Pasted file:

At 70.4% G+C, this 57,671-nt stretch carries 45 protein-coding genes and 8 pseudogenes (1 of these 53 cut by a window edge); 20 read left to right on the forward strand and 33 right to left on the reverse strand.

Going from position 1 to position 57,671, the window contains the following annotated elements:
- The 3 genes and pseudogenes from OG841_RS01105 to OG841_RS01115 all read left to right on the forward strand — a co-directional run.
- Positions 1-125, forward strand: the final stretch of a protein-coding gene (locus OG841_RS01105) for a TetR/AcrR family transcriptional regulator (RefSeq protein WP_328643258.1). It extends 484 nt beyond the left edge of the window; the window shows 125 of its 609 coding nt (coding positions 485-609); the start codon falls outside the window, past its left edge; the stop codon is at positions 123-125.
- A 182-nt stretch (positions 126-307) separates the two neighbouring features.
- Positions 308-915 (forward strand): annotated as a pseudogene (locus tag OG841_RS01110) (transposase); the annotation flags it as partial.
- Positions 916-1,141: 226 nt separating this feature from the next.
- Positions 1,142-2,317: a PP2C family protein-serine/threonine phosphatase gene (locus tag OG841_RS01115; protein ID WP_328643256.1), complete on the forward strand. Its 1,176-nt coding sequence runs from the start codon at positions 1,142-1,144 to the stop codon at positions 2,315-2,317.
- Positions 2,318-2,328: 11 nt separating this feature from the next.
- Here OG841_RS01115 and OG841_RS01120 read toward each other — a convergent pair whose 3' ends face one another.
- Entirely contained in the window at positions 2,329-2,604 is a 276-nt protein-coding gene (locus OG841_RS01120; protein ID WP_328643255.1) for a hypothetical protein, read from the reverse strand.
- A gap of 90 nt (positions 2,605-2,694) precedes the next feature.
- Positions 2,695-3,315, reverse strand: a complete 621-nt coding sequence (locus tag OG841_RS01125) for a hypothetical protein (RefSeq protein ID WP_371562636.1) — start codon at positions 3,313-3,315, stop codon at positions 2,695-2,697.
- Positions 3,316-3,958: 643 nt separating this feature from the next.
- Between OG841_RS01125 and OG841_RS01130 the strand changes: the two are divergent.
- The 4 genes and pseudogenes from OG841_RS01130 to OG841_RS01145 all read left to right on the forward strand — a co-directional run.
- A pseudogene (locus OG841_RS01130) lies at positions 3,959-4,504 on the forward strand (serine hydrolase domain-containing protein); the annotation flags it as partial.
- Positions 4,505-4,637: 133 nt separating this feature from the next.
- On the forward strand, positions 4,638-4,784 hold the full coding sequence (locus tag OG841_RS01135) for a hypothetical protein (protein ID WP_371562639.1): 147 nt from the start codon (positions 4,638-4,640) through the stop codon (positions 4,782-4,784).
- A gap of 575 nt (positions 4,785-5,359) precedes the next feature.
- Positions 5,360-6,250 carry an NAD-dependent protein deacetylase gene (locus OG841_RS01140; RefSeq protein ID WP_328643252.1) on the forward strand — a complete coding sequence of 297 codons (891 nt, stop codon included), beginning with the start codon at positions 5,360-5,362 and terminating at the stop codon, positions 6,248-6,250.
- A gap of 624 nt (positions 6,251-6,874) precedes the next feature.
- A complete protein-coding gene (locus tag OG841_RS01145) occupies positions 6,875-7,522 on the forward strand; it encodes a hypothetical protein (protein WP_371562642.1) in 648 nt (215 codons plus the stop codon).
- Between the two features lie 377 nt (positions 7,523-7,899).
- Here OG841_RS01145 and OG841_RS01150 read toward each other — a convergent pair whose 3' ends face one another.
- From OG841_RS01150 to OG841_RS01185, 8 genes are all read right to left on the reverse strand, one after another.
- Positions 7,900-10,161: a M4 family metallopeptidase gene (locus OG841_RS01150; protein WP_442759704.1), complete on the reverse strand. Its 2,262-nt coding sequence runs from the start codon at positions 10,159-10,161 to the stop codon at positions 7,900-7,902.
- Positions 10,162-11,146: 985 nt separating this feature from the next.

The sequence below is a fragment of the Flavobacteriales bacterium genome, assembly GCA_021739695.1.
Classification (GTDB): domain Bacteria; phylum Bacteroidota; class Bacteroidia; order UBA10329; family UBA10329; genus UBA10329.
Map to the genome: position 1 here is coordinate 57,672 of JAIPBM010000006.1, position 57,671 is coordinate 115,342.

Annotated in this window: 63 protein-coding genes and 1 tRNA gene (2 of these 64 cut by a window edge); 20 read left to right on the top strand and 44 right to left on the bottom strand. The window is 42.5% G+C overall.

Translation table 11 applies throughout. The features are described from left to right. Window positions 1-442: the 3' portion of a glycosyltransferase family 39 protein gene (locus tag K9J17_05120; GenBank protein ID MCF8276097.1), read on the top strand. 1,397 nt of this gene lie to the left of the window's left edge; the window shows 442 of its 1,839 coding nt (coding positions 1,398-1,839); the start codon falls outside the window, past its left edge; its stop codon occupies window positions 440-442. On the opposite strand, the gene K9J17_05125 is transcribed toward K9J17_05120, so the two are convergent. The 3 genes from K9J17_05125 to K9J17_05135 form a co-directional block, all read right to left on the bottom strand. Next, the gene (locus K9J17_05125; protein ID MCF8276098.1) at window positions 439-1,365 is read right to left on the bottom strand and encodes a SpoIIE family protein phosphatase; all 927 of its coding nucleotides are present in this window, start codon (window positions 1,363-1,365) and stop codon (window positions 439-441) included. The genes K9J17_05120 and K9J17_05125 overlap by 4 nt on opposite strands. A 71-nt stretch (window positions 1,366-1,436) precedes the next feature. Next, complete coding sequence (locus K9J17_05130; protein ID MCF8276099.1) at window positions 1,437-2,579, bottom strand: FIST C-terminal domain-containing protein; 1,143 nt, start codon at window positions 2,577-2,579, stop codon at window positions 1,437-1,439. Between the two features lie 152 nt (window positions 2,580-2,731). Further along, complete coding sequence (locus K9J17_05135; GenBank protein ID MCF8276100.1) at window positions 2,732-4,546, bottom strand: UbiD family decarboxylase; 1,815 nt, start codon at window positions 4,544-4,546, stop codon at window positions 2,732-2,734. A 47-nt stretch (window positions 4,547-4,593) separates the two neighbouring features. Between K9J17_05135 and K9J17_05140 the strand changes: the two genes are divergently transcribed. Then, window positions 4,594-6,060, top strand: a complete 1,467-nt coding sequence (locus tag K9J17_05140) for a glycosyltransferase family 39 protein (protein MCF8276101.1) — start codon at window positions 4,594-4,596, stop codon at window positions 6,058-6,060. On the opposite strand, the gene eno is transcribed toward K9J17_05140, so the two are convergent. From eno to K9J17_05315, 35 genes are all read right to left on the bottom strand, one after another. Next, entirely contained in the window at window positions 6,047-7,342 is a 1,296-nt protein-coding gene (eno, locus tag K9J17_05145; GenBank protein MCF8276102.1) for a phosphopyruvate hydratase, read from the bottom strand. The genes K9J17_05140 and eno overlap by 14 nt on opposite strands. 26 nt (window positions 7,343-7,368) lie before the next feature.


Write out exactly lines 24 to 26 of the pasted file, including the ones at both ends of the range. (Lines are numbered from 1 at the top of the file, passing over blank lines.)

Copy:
- Between the two features lie 377 nt (positions 7,523-7,899).
- Here OG841_RS01145 and OG841_RS01150 read toward each other — a convergent pair whose 3' ends face one another.
- From OG841_RS01150 to OG841_RS01185, 8 genes are all read right to left on the reverse strand, one after another.